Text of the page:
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Twenty years ago, the world's first Comprehensive Nuclear-Test-Ban Treaty (CTBT) of 1996, that prohibits nations from conducting any kind of nuclear tests, either for civilian or for military purposes, was approved by the United Nations. At that time, more than two-thirds of the General Assembly's members supported it. That number has now grown to 183. Although the support was strong, some doubted whether the treaty could actually be enforced. After all, what prevents a nation from signing the treaty and then secretly conducting underground nuclear tests?

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Licorne nuclear test – French Polynesia, 1970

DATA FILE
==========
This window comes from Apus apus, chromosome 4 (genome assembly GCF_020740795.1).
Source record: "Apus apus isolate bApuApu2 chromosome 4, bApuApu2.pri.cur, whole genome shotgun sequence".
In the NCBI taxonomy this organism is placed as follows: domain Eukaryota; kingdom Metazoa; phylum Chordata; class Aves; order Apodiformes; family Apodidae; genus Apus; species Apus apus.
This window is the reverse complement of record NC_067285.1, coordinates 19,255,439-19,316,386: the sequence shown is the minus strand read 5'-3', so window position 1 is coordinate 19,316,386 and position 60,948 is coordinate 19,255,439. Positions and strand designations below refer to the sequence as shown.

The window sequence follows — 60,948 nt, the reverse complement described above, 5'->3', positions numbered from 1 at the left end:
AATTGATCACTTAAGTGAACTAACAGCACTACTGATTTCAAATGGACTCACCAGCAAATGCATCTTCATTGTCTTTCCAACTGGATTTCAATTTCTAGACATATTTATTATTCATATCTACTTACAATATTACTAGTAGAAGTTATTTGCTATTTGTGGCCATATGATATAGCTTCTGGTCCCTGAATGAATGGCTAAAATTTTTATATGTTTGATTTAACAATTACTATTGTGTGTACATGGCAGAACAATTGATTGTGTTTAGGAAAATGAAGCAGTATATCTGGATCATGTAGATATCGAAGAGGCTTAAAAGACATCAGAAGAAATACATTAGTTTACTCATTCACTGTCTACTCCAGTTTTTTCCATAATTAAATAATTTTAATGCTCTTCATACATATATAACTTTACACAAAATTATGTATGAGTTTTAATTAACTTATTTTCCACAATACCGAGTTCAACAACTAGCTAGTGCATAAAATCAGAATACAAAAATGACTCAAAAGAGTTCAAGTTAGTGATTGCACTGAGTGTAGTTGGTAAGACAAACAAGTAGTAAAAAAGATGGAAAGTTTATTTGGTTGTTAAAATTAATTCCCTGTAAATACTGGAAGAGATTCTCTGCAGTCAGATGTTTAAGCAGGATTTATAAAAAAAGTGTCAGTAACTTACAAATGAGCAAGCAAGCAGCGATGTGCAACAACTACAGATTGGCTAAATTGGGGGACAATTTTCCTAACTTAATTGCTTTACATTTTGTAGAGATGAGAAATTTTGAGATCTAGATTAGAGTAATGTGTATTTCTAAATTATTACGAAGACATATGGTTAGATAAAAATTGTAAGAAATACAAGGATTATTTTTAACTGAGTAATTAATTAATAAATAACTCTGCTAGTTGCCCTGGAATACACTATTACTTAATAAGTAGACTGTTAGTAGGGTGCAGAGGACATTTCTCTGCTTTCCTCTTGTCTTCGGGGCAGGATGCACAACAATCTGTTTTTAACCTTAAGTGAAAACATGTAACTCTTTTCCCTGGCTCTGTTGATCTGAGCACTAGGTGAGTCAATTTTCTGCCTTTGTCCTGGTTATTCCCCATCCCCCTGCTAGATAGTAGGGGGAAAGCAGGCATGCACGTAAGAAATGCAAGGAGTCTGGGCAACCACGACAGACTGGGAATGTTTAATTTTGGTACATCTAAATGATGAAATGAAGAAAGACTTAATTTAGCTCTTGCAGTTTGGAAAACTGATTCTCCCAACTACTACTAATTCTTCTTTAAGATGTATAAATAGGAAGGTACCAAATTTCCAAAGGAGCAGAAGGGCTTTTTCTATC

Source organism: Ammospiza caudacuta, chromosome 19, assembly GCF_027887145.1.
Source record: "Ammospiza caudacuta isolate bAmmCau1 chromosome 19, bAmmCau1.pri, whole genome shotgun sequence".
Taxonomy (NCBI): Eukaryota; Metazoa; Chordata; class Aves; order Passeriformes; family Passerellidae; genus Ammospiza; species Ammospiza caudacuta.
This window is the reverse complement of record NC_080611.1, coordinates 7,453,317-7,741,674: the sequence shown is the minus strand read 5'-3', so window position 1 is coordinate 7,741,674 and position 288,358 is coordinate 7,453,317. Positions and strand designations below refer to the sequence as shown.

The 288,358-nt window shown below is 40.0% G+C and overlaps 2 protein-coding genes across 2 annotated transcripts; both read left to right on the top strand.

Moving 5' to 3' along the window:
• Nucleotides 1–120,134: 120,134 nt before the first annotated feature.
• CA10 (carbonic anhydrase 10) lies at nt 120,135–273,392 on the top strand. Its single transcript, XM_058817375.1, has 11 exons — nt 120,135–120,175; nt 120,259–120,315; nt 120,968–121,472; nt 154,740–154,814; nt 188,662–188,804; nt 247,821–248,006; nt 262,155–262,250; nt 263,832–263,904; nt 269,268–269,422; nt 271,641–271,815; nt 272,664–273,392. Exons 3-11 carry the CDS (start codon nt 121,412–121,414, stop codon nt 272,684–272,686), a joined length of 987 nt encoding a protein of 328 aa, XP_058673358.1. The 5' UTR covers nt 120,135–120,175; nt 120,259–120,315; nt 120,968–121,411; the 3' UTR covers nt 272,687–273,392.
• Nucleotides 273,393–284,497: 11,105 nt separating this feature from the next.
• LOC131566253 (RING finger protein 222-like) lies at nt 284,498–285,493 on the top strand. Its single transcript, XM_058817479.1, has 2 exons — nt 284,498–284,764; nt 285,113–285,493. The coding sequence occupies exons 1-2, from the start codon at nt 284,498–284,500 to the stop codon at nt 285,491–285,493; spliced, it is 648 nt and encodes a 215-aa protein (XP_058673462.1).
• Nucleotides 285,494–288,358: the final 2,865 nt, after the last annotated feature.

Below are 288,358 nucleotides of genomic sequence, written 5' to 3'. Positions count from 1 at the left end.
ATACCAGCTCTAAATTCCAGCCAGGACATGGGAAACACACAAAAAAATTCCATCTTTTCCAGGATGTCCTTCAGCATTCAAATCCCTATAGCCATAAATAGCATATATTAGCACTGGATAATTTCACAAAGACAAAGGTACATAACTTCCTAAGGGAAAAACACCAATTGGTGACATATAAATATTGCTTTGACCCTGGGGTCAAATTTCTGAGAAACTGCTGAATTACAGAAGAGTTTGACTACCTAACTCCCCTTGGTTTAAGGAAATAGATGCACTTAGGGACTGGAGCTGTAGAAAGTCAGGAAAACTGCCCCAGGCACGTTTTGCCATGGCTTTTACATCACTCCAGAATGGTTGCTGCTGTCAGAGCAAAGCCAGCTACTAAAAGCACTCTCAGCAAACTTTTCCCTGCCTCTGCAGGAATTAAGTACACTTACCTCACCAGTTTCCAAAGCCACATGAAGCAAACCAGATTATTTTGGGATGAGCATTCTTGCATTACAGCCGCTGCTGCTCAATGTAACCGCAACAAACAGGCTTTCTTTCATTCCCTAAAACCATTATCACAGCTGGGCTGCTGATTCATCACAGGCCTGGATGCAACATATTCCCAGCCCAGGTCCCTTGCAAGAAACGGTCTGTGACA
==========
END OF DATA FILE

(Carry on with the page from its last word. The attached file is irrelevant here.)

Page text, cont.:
To prevent nations from violating the treaty, the United Nations decided —shortly after the treaty was approved—to embark on an ambitious engineering feat of creating a global network of sensors that could detect illegal nuclear tests. This global surveillance network is known as the International Monitoring System, and comprises of 337 monitoring facilities spread across the world that uses a variety of methods to detect evidence of nuclear testing. These include seismic, hydroacoustic, infrasound and radionuclide detecting stations. These are some of the most sensitive instruments on the planet. Over the years they have recorded not only nuclear tests but earthquakes, rocket launches, supersonic airplanes breaking the sound barrier, the songs of whales, meteors entering and exploding in the atmosphere, the sounds of icebergs breaking and much more. Like a giant sniffer dog, the International Monitoring System looks, listens, feels and sniffs for irregularities on the planet.

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© Amusing Planet, 2016.





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